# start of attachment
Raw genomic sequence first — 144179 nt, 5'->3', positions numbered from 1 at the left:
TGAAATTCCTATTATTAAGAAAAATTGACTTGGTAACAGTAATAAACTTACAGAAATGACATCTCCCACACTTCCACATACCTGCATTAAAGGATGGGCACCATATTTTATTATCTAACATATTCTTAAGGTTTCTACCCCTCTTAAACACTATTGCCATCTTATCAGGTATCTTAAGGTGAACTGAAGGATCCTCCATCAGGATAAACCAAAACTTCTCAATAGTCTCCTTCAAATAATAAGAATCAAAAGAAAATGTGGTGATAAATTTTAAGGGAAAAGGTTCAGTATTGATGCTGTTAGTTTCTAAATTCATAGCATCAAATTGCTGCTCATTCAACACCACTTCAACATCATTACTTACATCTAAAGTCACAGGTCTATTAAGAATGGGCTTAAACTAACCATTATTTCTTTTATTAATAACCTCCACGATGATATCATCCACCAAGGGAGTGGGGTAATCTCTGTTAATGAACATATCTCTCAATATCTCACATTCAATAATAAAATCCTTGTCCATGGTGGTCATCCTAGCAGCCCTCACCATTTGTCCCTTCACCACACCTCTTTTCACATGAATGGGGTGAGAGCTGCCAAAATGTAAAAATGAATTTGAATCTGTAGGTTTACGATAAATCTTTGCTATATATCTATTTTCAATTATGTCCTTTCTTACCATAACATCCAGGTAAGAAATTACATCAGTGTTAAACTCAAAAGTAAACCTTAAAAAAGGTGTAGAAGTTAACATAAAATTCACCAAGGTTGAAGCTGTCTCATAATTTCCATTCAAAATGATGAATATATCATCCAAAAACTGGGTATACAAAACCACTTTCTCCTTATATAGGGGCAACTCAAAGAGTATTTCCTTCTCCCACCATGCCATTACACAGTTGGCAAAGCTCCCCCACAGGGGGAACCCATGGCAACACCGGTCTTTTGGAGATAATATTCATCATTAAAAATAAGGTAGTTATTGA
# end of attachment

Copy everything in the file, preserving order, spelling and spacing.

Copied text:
Raw genomic sequence first — 144179 nt, 5'->3', positions numbered from 1 at the left:
TGAAATTCCTATTATTAAGAAAAATTGACTTGGTAACAGTAATAAACTTACAGAAATGACATCTCCCACACTTCCACATACCTGCATTAAAGGATGGGCACCATATTTTATTATCTAACATATTCTTAAGGTTTCTACCCCTCTTAAACACTATTGCCATCTTATCAGGTATCTTAAGGTGAACTGAAGGATCCTCCATCAGGATAAACCAAAACTTCTCAATAGTCTCCTTCAAATAATAAGAATCAAAAGAAAATGTGGTGATAAATTTTAAGGGAAAAGGTTCAGTATTGATGCTGTTAGTTTCTAAATTCATAGCATCAAATTGCTGCTCATTCAACACCACTTCAACATCATTACTTACATCTAAAGTCACAGGTCTATTAAGAATGGGCTTAAACTAACCATTATTTCTTTTATTAATAACCTCCACGATGATATCATCCACCAAGGGAGTGGGGTAATCTCTGTTAATGAACATATCTCTCAATATCTCACATTCAATAATAAAATCCTTGTCCATGGTGGTCATCCTAGCAGCCCTCACCATTTGTCCCTTCACCACACCTCTTTTCACATGAATGGGGTGAGAGCTGCCAAAATGTAAAAATGAATTTGAATCTGTAGGTTTACGATAAATCTTTGCTATATATCTATTTTCAATTATGTCCTTTCTTACCATAACATCCAGGTAAGAAATTACATCAGTGTTAAACTCAAAAGTAAACCTTAAAAAAGGTGTAGAAGTTAACATAAAATTCACCAAGGTTGAAGCTGTCTCATAATTTCCATTCAAAATGATGAATATATCATCCAAAAACTGGGTATACAAAACCACTTTCTCCTTATATAGGGGCAACTCAAAGAGTATTTCCTTCTCCCACCATGCCATTACACAGTTGGCAAAGCTCCCCCACAGGGGGAACCCATGGCAACACCGGTCTTTTGGAGATAATATTCATCATTAAAAATAAGGTAGTTATTGA